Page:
Leadership and development are two of the main issues facing Peachland voters

3 want to be your mayor

Leadership, development and infrastructure seem to be the biggest issues facing Peachland voters as they decide who will lead their community for the next four years.

When Peachlanders go to the polls Oct. 15 to elect a new council, they'll have three familiar faces to choose from for mayor.

Incumbent Cindy Fortin, who won a drawing of lots after she finished in a dead heat with Harry Gough in 2018, is seeking a third term as mayor.

She's being challenged by former mayor Keith Fielding who was ousted by Fortin in 2014, and Patrick Van Minsel who is completing his first term on council.

"I feel I have so much more to give to this community," said Fortin when asked why she is seeking a third term.

"There's just so much going on that I feel I can add more to what I have already done for this community. And, I also have really good relationships with the ministers, higher levels of government and their staff."

Fortin admits development is the number one issue as it always seems to be in Peachland.

When it comes to Beach Avenue, Fortin says there is a wide difference in opinion as to what people like and don't like, but believes it's time to bring everyone together and redo the plan.

"I want to make sure we redo a Beach Avenue plan and bring everybody in that we can possibly get in to give their voice to what they would like to see along Beach Avenue.

"But, I have to stress there are so many other roads, so many other neighbourhoods and so many other people that live in Peachland.

"We have to think of the community as a whole."

Her number one priority if re-elected would be to connect sewer to as many in the community as possible.

She also says there is a need for a cumulative effect study on the community's watershed, which she says she has raised with Land, Water and Resource Stewardship Minister Josie Osborne as well as more affordable housing for Peachland's seniors.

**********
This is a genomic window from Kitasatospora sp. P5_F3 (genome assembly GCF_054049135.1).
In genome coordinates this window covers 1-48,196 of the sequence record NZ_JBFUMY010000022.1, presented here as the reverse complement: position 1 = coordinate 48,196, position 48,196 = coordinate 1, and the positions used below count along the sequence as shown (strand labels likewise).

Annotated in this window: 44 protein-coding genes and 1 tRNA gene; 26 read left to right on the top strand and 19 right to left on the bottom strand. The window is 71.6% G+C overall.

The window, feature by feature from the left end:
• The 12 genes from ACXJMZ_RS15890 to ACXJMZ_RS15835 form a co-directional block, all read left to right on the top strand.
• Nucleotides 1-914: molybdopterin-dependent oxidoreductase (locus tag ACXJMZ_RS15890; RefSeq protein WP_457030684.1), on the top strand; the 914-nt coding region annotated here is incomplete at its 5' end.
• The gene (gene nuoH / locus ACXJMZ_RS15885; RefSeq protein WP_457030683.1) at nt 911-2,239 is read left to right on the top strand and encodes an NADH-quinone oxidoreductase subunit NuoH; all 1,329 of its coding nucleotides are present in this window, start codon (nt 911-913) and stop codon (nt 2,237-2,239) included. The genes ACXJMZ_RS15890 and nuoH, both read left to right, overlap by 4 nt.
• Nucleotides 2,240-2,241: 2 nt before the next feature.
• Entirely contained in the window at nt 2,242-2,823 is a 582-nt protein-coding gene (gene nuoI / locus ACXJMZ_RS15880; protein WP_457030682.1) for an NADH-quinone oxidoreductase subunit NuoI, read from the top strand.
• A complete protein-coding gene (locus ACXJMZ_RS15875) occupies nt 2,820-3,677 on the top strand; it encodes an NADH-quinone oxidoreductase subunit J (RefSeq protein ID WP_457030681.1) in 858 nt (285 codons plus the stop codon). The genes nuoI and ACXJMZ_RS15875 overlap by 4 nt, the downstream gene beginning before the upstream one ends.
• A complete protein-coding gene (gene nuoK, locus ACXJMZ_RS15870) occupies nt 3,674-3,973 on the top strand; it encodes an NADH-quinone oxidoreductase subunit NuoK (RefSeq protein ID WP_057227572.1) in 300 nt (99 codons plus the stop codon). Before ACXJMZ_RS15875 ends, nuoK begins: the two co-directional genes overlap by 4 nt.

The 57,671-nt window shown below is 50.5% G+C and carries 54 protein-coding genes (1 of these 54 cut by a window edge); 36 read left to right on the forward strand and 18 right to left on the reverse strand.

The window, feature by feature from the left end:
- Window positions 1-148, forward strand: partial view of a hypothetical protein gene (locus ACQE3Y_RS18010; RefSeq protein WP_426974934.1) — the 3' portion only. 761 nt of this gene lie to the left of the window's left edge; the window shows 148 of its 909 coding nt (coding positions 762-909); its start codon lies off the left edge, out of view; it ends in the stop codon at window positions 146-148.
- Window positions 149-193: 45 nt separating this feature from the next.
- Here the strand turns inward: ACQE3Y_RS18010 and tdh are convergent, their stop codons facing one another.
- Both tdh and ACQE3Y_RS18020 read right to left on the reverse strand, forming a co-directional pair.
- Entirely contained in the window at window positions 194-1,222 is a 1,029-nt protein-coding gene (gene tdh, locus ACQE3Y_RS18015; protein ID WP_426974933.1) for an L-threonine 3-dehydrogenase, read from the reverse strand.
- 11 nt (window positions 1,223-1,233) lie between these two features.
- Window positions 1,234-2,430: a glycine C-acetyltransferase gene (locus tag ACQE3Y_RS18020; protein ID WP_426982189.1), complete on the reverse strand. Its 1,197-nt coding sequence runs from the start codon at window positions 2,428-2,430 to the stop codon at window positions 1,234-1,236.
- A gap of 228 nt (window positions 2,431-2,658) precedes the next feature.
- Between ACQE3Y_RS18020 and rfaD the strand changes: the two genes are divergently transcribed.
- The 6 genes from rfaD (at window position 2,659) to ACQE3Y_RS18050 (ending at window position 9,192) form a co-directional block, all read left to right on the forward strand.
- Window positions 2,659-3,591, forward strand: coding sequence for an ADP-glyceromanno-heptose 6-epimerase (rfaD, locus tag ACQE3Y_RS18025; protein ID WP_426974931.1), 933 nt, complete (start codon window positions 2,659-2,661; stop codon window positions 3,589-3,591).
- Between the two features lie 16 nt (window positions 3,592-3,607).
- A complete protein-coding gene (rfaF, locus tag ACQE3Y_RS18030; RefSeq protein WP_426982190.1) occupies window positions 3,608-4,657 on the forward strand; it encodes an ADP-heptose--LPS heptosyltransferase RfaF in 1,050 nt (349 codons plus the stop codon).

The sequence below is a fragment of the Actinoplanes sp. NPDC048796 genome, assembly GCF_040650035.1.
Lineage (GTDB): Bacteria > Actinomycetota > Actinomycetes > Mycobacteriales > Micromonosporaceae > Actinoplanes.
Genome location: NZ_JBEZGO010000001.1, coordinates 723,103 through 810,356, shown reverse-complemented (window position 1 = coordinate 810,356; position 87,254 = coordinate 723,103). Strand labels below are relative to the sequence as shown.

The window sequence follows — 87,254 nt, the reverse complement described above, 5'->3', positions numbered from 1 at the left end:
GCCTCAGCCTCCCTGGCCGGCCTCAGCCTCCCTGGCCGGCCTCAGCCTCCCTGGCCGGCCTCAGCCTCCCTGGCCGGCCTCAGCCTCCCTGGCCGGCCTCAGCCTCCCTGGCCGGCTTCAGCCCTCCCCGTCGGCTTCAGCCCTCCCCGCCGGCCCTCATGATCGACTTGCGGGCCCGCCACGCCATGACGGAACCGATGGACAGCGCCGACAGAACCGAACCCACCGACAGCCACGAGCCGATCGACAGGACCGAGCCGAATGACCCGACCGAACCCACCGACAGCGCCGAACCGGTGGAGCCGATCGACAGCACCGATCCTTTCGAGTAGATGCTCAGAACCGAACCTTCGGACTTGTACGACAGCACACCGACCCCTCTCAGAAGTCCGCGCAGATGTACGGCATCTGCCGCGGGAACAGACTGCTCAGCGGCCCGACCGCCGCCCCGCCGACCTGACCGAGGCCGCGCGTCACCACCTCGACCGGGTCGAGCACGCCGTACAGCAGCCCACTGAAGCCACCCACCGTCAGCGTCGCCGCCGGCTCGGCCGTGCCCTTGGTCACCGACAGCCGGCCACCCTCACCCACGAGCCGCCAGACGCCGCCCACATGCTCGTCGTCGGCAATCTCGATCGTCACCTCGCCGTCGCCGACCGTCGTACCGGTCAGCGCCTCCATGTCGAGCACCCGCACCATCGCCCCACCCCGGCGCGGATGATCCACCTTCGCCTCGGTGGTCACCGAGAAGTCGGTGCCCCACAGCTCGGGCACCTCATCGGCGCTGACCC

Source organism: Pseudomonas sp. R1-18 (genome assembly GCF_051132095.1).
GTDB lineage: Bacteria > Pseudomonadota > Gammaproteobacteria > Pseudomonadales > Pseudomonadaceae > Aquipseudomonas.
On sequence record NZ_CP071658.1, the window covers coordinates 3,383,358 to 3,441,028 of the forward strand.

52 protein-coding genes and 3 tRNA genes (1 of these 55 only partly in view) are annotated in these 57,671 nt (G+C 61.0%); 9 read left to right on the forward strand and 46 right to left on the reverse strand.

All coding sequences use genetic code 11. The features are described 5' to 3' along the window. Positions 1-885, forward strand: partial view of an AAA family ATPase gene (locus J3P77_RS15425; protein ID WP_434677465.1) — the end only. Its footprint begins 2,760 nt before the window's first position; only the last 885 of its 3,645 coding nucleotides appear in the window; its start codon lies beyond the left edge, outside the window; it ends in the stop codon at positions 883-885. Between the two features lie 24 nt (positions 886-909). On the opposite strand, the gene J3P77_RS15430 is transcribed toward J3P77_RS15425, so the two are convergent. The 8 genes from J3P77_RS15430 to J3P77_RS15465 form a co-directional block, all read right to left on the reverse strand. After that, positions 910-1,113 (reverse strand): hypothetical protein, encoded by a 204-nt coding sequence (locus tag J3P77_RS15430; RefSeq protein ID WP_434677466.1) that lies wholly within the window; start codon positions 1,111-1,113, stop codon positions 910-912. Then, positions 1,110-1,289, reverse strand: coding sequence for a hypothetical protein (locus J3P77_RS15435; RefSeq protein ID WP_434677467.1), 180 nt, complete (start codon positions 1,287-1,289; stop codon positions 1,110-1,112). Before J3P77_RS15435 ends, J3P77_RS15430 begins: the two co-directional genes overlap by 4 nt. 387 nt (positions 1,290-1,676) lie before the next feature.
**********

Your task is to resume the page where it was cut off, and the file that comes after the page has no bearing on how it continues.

Fielding, who served as mayor from 2008 to 2014 and is presently on council, says council lacks leadership to build consensus.

"We don't have that at the present time. I'm talking about the mayor's role which is to provide that type of inspiring leadership," says Fielding.

"We've got to establish where the community is, where it wants to b in the future and how to get there. That requires a much more consultative, and listen not tell orientation.

"Without that, we are just drifting and our future as a community is going to be decided by the ambitions of developers, rather than what the community aspires its future to look like."

Fielding points directly at Beach Avenue and a decision by council prior to the 2018 election to allow construction of a five-storey building.

"There is strong support for a three-storey height level along Beach Avenue," he contended.

"That is a key issue in the community, as is reinstating the sustainable downtown plan. When I was mayor, I worked with the UBC School of Architecture that resulted in a widely supported and popular plan for the downtown area and that had a three storey height limit on properties fronting onto Beach Avenue."

While the issue is a rehash of the 2018 campaign, Fielding does not believe the results of that election conclude residents are OK with the five-storey decision.

He says he is concerned Peachland is losing its small town charm.

Van Minsel, who won his first seat on council in 2018, says leadership and communication are both lacking in Peachland.

Since earning a seat on council, he says he has discovered a lack of partnerships, with both residents and senior levels of government.

"I think I can do better," says Van Minsel.

"You have to connect. In order to bring money to our town, you have to connect with the federal and provincial governments on a level that is respectful, where you engage with each other."

Van Minsel says the municipality is almost demanding things from federal and provincial governments instead of trying to work together and find a way to help each other.

Over the course of the campaign, Van Minsel says he has knocked on about 1,500 doors and spoken to 1,000 Peachland residents.

"I have heard mostly from people up the hill...they want more infrastructure like sewers.

"Some people want more sidewalks and people want more attention to their area instead of always looking at Beach Avenue.

"I agree with that. It 's important to us tourism wise, but it's time to start concentrating on the needs of people not living on Beach Avenue."

One thing voters won't have to worry about this time around is a judge determining the outcome as was the case four years ago.

Since Fortin and Gough finished in a tie in 2018, council has amended its election bylaws which now requires a runoff between mayoral candidates who may finish tied on election night.

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